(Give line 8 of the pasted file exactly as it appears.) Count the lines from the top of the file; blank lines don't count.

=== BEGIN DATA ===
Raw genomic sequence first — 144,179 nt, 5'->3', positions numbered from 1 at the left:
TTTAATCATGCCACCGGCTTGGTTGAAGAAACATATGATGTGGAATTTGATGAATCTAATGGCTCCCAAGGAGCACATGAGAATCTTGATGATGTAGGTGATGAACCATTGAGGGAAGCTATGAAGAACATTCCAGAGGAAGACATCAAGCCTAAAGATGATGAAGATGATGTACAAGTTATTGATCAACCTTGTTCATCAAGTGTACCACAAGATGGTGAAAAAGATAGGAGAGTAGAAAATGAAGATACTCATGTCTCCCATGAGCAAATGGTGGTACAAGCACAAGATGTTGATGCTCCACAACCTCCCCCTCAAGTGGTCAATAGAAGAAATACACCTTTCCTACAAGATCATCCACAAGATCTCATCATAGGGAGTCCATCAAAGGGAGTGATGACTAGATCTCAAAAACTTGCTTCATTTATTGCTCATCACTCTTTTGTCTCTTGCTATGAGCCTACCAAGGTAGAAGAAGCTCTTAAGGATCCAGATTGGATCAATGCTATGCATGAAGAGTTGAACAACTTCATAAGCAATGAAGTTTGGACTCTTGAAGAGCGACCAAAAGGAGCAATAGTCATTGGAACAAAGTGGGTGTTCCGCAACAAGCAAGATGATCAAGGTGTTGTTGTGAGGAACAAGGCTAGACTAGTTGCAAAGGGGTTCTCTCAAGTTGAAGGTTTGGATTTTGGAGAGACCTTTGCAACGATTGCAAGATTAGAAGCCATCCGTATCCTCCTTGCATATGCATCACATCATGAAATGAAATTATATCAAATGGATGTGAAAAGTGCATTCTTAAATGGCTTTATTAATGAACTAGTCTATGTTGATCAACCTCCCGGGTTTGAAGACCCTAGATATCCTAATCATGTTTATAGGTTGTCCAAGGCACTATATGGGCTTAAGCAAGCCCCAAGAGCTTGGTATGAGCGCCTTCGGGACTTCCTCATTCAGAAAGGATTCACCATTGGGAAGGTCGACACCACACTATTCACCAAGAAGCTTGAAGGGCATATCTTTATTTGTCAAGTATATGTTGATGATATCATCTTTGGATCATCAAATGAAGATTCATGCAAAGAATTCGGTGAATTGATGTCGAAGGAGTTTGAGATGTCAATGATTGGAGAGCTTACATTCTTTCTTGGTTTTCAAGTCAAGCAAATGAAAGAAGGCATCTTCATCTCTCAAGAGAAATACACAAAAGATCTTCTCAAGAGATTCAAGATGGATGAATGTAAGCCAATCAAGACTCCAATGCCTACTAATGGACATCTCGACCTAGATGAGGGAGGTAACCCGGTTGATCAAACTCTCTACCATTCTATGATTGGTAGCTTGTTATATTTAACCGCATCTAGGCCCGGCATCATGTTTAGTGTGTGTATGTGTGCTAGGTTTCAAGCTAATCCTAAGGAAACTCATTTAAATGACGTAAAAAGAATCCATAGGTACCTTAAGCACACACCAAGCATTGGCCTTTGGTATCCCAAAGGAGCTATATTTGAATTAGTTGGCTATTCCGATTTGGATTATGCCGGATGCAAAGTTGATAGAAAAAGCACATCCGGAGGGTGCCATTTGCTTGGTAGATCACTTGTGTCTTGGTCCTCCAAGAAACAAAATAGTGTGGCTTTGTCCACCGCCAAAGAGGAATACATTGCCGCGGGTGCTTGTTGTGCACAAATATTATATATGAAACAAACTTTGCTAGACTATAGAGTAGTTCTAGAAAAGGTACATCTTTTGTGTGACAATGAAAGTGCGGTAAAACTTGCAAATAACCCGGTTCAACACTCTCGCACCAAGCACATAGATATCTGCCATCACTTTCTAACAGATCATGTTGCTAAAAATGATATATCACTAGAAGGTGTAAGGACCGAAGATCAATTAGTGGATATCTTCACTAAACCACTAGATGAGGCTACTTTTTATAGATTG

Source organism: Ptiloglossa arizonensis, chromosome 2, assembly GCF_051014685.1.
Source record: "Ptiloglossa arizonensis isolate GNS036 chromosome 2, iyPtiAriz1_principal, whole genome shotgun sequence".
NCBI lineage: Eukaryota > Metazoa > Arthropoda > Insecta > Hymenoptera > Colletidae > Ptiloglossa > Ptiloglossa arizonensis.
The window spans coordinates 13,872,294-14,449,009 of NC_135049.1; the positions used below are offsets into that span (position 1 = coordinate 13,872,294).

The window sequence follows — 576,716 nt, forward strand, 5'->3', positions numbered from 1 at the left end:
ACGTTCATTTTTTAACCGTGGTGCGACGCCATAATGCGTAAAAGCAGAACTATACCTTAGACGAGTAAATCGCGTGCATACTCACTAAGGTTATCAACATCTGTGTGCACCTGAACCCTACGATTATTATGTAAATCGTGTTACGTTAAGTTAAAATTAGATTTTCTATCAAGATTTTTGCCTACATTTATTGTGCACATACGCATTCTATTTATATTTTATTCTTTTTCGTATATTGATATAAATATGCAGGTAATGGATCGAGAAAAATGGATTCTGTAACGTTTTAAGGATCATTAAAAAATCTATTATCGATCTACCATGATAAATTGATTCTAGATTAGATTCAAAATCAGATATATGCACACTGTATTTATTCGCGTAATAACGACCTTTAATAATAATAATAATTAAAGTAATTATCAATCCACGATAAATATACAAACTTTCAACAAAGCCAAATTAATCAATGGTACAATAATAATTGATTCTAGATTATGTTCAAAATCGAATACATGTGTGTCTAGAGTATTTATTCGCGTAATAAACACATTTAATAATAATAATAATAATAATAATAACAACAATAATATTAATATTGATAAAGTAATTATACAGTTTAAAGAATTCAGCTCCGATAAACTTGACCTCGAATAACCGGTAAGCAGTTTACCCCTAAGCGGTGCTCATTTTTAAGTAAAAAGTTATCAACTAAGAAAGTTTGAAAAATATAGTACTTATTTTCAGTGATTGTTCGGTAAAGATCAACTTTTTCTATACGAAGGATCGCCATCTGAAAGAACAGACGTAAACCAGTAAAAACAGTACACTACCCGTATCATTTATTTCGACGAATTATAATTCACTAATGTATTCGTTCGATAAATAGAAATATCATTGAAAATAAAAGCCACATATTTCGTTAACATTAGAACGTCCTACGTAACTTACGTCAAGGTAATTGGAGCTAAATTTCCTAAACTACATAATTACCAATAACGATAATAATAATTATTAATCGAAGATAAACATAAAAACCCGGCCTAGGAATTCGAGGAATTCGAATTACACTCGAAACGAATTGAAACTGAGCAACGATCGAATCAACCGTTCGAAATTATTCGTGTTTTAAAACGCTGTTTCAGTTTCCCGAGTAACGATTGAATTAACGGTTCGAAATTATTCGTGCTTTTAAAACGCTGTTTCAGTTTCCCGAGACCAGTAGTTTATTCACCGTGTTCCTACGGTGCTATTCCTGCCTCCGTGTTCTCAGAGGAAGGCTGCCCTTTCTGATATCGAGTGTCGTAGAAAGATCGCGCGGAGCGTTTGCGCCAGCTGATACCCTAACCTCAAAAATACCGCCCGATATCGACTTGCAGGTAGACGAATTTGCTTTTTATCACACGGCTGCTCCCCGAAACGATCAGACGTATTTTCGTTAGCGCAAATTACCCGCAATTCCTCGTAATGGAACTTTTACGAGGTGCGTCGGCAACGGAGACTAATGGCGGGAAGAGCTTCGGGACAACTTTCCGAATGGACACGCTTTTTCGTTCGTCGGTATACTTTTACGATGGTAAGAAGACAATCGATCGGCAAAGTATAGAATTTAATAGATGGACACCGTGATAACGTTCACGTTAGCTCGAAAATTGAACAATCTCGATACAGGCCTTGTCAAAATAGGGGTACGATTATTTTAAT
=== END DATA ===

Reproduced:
ACGTTCATTTTTTAACCGTGGTGCGACGCCATAATGCGTAAAAGCAGAACTATACCTTAGACGAGTAAATCGCGTGCATACTCACTAAGGTTATCAACATCTGTGTGCACCTGAACCCTACGATTATTATGTAAATCGTGTTACGTTAAGTTAAAATTAGATTTTCTATCAAGATTTTTGCCTACATTTATTGTGCACATACGCATTCTATTTATATTTTATTCTTTTTCGTATATTGATATAAATATGCAGGTAATGGATCGAGAAAAATGGATTCTGTAACGTTTTAAGGATCATTAAAAAATCTATTATCGATCTACCATGATAAATTGATTCTAGATTAGATTCAAAATCAGATATATGCACACTGTATTTATTCGCGTAATAACGACCTTTAATAATAATAATAATTAAAGTAATTATCAATCCACGATAAATATACAAACTTTCAACAAAGCCAAATTAATCAATGGTACAATAATAATTGATTCTAGATTATGTTCAAAATCGAATACATGTGTGTCTAGAGTATTTATTCGCGTAATAAACACATTTAATAATAATAATAATAATAATAATAACAACAATAATATTAATATTGATAAAGTAATTATACAGTTTAAAGAATTCAGCTCCGATAAACTTGACCTCGAATAACCGGTAAGCAGTTTACCCCTAAGCGGTGCTCATTTTTAAGTAAAAAGTTATCAACTAAGAAAGTTTGAAAAATATAGTACTTATTTTCAGTGATTGTTCGGTAAAGATCAACTTTTTCTATACGAAGGATCGCCATCTGAAAGAACAGACGTAAACCAGTAAAAACAGTACACTACCCGTATCATTTATTTCGACGAATTATAATTCACTAATGTATTCGTTCGATAAATAGAAATATCATTGAAAATAAAAGCCACATATTTCGTTAACATTAGAACGTCCTACGTAACTTACGTCAAGGTAATTGGAGCTAAATTTCCTAAACTACATAATTACCAATAACGATAATAATAATTATTAATCGAAGATAAACATAAAAACCCGGCCTAGGAATTCGAGGAATTCGAATTACACTCGAAACGAATTGAAACTGAGCAACGATCGAATCAACCGTTCGAAATTATTCGTGTTTTAAAACGCTGTTTCAGTTTCCCGAGTAACGATTGAATTAACGGTTCGAAATTATTCGTGCTTTTAAAACGCTGTTTCAGTTTCCCGAGACCAGTAGTTTATTCACCGTGTTCCTACGGTGCTATTCCTGCCTCCGTGTTCTCAGAGGAAGGCTGCCCTTTCTGATATCGAGTGTCGTAGAAAGATCGCGCGGAGCGTTTGCGCCAGCTGATACCCTAACCTCAAAAATACCGCCCGATATCGACTTGCAGGTAGACGAATTTGCTTTTTATCACACGGCTGCTCCCCGAAACGATCAGACGTATTTTCGTTAGCGCAAATTACCCGCAATTCCTCGTAATGGAACTTTTACGAGGTGCGTCGGCAACGGAGACTAATGGCGGGAAGAGCTTCGGGACAACTTTCCGAATGGACACGCTTTTTCGTTCGTCGGTATACTTTTACGATGGTAAGAAGACAATCGATCGGCAAAGTATAGAATTTAATAGATGGACACCGTGATAACGTTCACGTTAGCTCGAAAATTGAACAATCTCGATACAGGCCTTGTCAAAATAGGGGTACGATTATTTTAAT